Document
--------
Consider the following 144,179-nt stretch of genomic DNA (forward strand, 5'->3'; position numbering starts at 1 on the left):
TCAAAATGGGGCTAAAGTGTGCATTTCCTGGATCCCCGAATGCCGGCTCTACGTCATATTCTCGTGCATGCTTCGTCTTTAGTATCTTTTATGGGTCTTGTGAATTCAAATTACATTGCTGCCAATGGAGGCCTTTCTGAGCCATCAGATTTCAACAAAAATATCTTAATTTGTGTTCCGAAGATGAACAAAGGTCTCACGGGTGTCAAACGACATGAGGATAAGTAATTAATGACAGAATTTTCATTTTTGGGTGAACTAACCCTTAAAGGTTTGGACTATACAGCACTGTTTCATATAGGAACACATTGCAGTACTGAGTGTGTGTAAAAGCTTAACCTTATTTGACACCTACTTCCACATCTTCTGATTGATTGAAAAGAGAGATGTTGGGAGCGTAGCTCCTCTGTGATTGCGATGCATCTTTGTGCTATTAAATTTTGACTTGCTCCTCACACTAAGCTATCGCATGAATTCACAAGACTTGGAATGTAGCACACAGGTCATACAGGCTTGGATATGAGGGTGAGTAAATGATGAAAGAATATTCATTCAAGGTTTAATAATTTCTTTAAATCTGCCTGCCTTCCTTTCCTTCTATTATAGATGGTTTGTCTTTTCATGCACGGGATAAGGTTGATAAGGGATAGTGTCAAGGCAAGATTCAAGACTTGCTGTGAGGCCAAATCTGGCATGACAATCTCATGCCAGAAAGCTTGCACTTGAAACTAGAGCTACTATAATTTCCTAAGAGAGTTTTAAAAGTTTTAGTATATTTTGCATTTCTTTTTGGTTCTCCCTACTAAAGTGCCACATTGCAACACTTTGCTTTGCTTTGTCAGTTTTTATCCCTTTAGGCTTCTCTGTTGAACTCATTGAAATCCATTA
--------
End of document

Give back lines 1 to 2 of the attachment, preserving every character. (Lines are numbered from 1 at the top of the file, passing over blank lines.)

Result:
Consider the following 144,179-nt stretch of genomic DNA (forward strand, 5'->3'; position numbering starts at 1 on the left):
TCAAAATGGGGCTAAAGTGTGCATTTCCTGGATCCCCGAATGCCGGCTCTACGTCATATTCTCGTGCATGCTTCGTCTTTAGTATCTTTTATGGGTCTTGTGAATTCAAATTACATTGCTGCCAATGGAGGCCTTTCTGAGCCATCAGATTTCAACAAAAATATCTTAATTTGTGTTCCGAAGATGAACAAAGGTCTCACGGGTGTCAAACGACATGAGGATAAGTAATTAATGACAGAATTTTCATTTTTGGGTGAACTAACCCTTAAAGGTTTGGACTATACAGCACTGTTTCATATAGGAACACATTGCAGTACTGAGTGTGTGTAAAAGCTTAACCTTATTTGACACCTACTTCCACATCTTCTGATTGATTGAAAAGAGAGATGTTGGGAGCGTAGCTCCTCTGTGATTGCGATGCATCTTTGTGCTATTAAATTTTGACTTGCTCCTCACACTAAGCTATCGCATGAATTCACAAGACTTGGAATGTAGCACACAGGTCATACAGGCTTGGATATGAGGGTGAGTAAATGATGAAAGAATATTCATTCAAGGTTTAATAATTTCTTTAAATCTGCCTGCCTTCCTTTCCTTCTATTATAGATGGTTTGTCTTTTCATGCACGGGATAAGGTTGATAAGGGATAGTGTCAAGGCAAGATTCAAGACTTGCTGTGAGGCCAAATCTGGCATGACAATCTCATGCCAGAAAGCTTGCACTTGAAACTAGAGCTACTATAATTTCCTAAGAGAGTTTTAAAAGTTTTAGTATATTTTGCATTTCTTTTTGGTTCTCCCTACTAAAGTGCCACATTGCAACACTTTGCTTTGCTTTGTCAGTTTTTATCCCTTTAGGCTTCTCTGTTGAACTCATTGAAATCCATTA